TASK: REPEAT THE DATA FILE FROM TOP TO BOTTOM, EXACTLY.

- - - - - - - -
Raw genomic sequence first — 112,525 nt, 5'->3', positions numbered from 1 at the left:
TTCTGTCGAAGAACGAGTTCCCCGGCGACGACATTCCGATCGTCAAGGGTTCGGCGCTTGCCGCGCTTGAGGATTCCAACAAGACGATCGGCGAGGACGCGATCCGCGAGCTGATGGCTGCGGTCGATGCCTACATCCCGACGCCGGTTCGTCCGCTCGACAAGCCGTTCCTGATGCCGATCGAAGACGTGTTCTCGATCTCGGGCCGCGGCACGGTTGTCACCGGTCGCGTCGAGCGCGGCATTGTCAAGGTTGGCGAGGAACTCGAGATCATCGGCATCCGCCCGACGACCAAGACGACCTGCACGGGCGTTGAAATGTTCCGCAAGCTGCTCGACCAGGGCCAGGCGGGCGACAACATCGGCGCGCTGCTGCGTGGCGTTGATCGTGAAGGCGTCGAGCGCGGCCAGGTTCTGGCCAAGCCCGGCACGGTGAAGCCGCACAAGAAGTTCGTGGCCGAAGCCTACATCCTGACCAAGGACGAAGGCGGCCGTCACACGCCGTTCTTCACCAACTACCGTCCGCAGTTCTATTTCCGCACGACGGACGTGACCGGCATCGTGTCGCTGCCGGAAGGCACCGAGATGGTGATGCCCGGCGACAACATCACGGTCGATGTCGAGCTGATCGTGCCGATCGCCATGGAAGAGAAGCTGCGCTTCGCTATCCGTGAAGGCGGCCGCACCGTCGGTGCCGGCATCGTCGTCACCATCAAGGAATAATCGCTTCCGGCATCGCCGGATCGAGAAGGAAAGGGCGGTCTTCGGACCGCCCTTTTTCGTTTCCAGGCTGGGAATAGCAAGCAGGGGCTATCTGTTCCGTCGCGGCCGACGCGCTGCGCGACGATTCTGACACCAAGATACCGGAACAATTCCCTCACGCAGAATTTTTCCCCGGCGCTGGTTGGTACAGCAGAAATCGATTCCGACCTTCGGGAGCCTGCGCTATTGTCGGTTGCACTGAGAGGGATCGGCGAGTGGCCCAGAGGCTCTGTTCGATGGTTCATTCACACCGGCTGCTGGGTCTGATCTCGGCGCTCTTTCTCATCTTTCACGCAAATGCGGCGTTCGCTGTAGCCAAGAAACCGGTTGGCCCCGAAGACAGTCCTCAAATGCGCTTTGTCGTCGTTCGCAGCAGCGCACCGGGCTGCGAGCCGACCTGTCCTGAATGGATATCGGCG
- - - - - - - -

Raw genomic sequence first — 112,525 nt, 5'->3', positions numbered from 1 at the left:
TTCTGTCGAAGAACGAGTTCCCCGGCGACGACATTCCGATCGTCAAGGGTTCGGCGCTTGCCGCGCTTGAGGATTCCAACAAGACGATCGGCGAGGACGCGATCCGCGAGCTGATGGCTGCGGTCGATGCCTACATCCCGACGCCGGTTCGTCCGCTCGACAAGCCGTTCCTGATGCCGATCGAAGACGTGTTCTCGATCTCGGGCCGCGGCACGGTTGTCACCGGTCGCGTCGAGCGCGGCATTGTCAAGGTTGGCGAGGAACTCGAGATCATCGGCATCCGCCCGACGACCAAGACGACCTGCACGGGCGTTGAAATGTTCCGCAAGCTGCTCGACCAGGGCCAGGCGGGCGACAACATCGGCGCGCTGCTGCGTGGCGTTGATCGTGAAGGCGTCGAGCGCGGCCAGGTTCTGGCCAAGCCCGGCACGGTGAAGCCGCACAAGAAGTTCGTGGCCGAAGCCTACATCCTGACCAAGGACGAAGGCGGCCGTCACACGCCGTTCTTCACCAACTACCGTCCGCAGTTCTATTTCCGCACGACGGACGTGACCGGCATCGTGTCGCTGCCGGAAGGCACCGAGATGGTGATGCCCGGCGACAACATCACGGTCGATGTCGAGCTGATCGTGCCGATCGCCATGGAAGAGAAGCTGCGCTTCGCTATCCGTGAAGGCGGCCGCACCGTCGGTGCCGGCATCGTCGTCACCATCAAGGAATAATCGCTTCCGGCATCGCCGGATCGAGAAGGAAAGGGCGGTCTTCGGACCGCCCTTTTTCGTTTCCAGGCTGGGAATAGCAAGCAGGGGCTATCTGTTCCGTCGCGGCCGACGCGCTGCGCGACGATTCTGACACCAAGATACCGGAACAATTCCCTCACGCAGAATTTTTCCCCGGCGCTGGTTGGTACAGCAGAAATCGATTCCGACCTTCGGGAGCCTGCGCTATTGTCGGTTGCACTGAGAGGGATCGGCGAGTGGCCCAGAGGCTCTGTTCGATGGTTCATTCACACCGGCTGCTGGGTCTGATCTCGGCGCTCTTTCTCATCTTTCACGCAAATGCGGCGTTCGCTGTAGCCAAGAAACCGGTTGGCCCCGAAGACAGTCCTCAAATGCGCTTTGTCGTCGTTCGCAGCAGCGCACCGGGCTGCGAGCCGACCTGTCCTGAATGGATATCGGCG